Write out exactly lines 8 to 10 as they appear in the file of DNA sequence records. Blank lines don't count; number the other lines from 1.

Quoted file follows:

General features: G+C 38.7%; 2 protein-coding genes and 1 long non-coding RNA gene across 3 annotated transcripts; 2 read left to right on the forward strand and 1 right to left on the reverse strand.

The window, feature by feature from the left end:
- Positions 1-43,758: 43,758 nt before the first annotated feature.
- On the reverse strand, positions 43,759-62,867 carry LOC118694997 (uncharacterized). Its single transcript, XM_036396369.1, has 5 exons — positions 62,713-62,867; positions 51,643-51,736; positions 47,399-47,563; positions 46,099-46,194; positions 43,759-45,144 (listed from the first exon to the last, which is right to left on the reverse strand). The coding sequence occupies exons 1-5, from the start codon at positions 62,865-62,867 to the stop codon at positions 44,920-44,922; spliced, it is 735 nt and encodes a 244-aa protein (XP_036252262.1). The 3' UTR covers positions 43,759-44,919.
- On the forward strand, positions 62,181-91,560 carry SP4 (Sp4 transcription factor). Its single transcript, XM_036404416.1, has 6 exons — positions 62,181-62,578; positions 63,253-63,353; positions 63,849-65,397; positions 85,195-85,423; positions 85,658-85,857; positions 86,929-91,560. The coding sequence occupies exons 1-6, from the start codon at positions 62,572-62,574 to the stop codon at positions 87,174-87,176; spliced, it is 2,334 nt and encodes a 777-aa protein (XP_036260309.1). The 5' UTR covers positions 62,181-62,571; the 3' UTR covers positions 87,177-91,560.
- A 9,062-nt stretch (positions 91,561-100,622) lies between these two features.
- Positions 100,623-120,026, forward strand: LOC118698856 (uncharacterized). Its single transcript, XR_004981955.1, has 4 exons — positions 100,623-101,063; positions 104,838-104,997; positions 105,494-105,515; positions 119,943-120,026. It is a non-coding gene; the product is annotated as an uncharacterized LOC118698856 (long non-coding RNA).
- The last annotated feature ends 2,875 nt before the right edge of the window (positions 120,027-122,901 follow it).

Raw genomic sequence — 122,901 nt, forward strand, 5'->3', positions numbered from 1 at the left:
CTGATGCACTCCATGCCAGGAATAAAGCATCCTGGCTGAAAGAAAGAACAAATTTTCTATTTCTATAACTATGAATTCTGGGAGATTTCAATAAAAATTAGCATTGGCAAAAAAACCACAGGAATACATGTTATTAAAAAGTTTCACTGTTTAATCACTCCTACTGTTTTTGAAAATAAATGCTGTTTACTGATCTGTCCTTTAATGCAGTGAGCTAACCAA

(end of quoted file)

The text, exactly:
- The last annotated feature ends 2,875 nt before the right edge of the window (positions 120,027-122,901 follow it).

Raw genomic sequence — 122,901 nt, forward strand, 5'->3', positions numbered from 1 at the left:
CTGATGCACTCCATGCCAGGAATAAAGCATCCTGGCTGAAAGAAAGAACAAATTTTCTATTTCTATAACTATGAATTCTGGGAGATTTCAATAAAAATTAGCATTGGCAAAAAAACCACAGGAATACATGTTATTAAAAAGTTTCACTGTTTAATCACTCCTACTGTTTTTGAAAATAAATGCTGTTTACTGATCTGTCCTTTAATGCAGTGAGCTAACCAA